What Sports Drinks Are Gluten Free? – Most…But Not All

Posted by Trish
Gatorade Is My Go-To When I Get Sick, January 29, 2014

Gatorade Is My Go-To When I’m Sick Or Glutened, Is That Okay?, January 29, 2014

Even though the heat has retreated, sports drinks are still in the spotlight.  Between keeping up on your New Year’s Resolution to exercise, fighting off an illness or simply watching football commercials for the stuff, you’ve probably had one recently.  I’m not saying that they are better than water for any of those situations (since this is a highly debated subject), but they are a typical choice, including for me.  I’ve been sick loads just from not knowing my issue was with wheat, rye and barley, and Gatorade was my first choice to rehydrate for years.  Now that I know, I need to ask…Is my Gatorade gluten free?  Better yet, which sports drinks are gluten free?

**I checked these company pages in January 2014.  They only apply to US versions of the products.**

According to PepsiCo’s site, Gatorade Thirst Quencher, G2 and Gatorade Endurance Formula drinks are all gluten free.  As for Propel, they do not test it, but point out that none of the ingredients are derived from grain or flours that have been linked to gluten sensitivity.

According to Coca-Cola’s site, Powerade and Powerade Zero with ION4 drinks are all gluten free.  NOS energy drinks are also on the list.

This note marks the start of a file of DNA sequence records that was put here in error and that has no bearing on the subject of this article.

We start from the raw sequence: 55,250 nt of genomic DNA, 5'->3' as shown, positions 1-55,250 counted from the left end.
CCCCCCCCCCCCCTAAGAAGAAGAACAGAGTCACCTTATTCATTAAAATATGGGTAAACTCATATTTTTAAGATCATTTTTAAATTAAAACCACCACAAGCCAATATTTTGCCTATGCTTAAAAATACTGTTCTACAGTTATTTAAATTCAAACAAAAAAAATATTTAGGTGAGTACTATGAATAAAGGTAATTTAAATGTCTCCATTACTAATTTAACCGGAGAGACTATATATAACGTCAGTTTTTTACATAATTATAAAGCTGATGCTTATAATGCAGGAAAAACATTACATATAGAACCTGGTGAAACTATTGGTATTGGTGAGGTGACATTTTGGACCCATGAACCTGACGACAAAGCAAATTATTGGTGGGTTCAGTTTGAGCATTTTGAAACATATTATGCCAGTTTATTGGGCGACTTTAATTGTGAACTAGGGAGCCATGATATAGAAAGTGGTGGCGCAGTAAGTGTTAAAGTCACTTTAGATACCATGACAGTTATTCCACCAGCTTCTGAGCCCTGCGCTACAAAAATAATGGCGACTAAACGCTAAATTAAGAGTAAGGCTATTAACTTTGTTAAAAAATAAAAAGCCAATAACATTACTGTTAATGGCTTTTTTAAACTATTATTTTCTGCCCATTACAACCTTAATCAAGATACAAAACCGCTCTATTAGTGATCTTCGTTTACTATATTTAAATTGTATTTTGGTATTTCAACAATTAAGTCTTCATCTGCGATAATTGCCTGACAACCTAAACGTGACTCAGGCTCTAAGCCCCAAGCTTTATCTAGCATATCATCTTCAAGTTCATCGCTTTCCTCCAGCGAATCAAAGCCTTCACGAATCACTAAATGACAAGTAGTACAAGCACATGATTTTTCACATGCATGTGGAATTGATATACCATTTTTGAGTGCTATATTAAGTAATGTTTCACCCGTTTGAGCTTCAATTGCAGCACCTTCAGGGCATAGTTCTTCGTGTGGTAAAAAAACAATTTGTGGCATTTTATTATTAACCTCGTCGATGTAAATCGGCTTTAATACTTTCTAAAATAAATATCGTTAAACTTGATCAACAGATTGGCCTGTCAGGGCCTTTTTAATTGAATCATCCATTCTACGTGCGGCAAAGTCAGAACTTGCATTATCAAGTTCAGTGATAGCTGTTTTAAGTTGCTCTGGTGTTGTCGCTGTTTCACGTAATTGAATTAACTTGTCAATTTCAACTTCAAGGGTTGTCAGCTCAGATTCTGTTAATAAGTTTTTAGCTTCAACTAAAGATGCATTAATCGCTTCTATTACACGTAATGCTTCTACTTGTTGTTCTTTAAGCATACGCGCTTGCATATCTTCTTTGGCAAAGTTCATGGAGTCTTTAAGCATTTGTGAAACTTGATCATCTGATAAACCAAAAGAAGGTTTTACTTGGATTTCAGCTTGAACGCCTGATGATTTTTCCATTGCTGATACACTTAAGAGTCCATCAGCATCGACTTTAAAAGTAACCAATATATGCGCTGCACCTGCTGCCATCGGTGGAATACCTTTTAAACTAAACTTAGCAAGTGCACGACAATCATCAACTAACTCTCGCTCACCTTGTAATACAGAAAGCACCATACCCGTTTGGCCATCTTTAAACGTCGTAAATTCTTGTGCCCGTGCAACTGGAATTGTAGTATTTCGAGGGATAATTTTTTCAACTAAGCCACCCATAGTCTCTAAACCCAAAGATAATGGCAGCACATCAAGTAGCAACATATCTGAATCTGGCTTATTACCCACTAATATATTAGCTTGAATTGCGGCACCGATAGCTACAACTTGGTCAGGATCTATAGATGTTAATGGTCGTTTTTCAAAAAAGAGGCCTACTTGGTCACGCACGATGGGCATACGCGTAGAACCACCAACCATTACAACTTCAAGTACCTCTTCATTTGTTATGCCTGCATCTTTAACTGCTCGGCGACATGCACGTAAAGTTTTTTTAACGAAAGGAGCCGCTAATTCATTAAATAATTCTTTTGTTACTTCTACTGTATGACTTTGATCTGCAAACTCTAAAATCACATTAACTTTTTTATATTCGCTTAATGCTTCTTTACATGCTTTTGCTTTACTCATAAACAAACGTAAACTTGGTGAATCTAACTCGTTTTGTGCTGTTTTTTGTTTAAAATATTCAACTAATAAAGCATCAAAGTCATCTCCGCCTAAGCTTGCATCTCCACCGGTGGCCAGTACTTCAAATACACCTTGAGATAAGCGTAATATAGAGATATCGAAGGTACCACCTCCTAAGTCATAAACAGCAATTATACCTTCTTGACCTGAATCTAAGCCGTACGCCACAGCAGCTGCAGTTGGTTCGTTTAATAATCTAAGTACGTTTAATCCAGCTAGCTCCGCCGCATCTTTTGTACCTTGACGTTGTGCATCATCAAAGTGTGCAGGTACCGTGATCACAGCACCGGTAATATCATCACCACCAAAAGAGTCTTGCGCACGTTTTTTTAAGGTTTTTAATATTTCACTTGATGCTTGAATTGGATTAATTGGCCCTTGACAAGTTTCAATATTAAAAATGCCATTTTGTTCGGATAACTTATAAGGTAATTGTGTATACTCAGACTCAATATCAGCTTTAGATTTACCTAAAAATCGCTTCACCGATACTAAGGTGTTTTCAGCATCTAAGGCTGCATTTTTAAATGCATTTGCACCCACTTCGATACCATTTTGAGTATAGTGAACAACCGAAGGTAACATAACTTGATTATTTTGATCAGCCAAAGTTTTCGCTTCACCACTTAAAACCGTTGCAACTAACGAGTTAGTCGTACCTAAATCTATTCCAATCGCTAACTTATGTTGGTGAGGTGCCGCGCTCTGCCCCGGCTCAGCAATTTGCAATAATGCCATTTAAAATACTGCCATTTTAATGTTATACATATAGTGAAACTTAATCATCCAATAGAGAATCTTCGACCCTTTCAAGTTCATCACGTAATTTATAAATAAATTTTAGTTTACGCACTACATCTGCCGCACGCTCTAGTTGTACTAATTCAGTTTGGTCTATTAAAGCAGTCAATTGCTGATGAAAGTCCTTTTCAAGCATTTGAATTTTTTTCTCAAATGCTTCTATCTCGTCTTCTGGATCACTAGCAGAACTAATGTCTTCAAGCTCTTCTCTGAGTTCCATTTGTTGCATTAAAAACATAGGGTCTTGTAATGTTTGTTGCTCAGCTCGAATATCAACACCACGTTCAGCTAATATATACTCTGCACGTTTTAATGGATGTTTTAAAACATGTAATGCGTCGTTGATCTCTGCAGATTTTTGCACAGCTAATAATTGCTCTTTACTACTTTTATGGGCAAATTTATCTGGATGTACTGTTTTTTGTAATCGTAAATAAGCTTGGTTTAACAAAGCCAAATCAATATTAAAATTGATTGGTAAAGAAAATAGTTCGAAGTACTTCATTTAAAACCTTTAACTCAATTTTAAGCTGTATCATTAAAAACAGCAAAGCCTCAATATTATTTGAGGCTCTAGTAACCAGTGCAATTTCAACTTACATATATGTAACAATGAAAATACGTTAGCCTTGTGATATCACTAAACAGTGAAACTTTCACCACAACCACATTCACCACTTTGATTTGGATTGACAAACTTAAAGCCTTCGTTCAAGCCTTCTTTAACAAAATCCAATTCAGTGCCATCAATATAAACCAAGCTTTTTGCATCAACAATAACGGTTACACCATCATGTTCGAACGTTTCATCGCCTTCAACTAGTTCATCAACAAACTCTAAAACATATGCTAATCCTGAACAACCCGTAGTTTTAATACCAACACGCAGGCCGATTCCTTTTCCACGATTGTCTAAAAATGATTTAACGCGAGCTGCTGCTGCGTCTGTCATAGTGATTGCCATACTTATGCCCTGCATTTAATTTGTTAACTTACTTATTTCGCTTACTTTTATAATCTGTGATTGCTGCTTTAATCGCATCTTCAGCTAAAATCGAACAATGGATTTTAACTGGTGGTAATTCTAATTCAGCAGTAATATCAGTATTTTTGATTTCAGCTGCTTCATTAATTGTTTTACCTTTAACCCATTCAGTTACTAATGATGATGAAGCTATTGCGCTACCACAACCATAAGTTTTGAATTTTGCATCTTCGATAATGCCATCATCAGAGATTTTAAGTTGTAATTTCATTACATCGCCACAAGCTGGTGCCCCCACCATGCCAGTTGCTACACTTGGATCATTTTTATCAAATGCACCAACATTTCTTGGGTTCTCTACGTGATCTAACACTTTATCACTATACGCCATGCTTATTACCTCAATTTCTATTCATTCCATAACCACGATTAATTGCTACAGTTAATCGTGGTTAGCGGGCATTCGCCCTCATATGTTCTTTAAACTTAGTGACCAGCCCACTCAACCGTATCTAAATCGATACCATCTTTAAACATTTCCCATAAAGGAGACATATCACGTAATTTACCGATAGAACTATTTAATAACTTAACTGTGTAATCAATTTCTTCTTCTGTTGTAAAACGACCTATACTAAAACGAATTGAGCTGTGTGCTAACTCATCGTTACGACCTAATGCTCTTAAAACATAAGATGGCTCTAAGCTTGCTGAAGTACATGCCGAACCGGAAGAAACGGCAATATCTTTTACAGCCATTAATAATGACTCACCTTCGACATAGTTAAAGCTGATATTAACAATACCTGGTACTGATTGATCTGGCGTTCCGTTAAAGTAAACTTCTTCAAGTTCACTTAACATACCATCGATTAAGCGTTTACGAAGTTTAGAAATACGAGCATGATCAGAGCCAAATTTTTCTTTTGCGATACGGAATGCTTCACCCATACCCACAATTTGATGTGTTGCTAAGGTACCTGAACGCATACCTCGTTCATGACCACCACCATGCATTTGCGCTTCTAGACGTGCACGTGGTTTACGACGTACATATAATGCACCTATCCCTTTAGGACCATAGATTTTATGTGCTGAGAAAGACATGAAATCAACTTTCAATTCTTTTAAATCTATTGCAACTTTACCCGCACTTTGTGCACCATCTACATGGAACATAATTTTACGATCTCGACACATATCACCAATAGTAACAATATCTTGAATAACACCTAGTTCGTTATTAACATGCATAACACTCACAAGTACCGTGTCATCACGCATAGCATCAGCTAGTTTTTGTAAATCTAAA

According to the Clif Bar site, CLIF SHOT Electrolyte Replacement drink is not gluten free.

According to Pacific Health Labs’ site, Accelerade All Natural Protein-Powered Sports drinks and all their powder products do not contain wheat or gluten ingredients, however, they are manufactured in a facility that processes wheat (among other things) and therefore do not claim to be gluten free.  They warn it could be an issue for sensitive people despite the facility being cleaned between production runs.

According to an e-mail response from R.W. Knudsen Family, Recharge sports drink “does not contain ingredients derived from gluten. However, it does not meet the U.S. Food and Drug Administration’s established criteria for a gluten-free claim”.

While it is easy to assume that drinks are gluten free, you also need to consider that some aren’t.  Frustrating?  Yep, but between the insane number of flavors available between Gatorade and Powerade, the fact that it is readily available and that there is no extra cost like for most gf products, I have no complaints!  Oh yeah, and plain water always works too…

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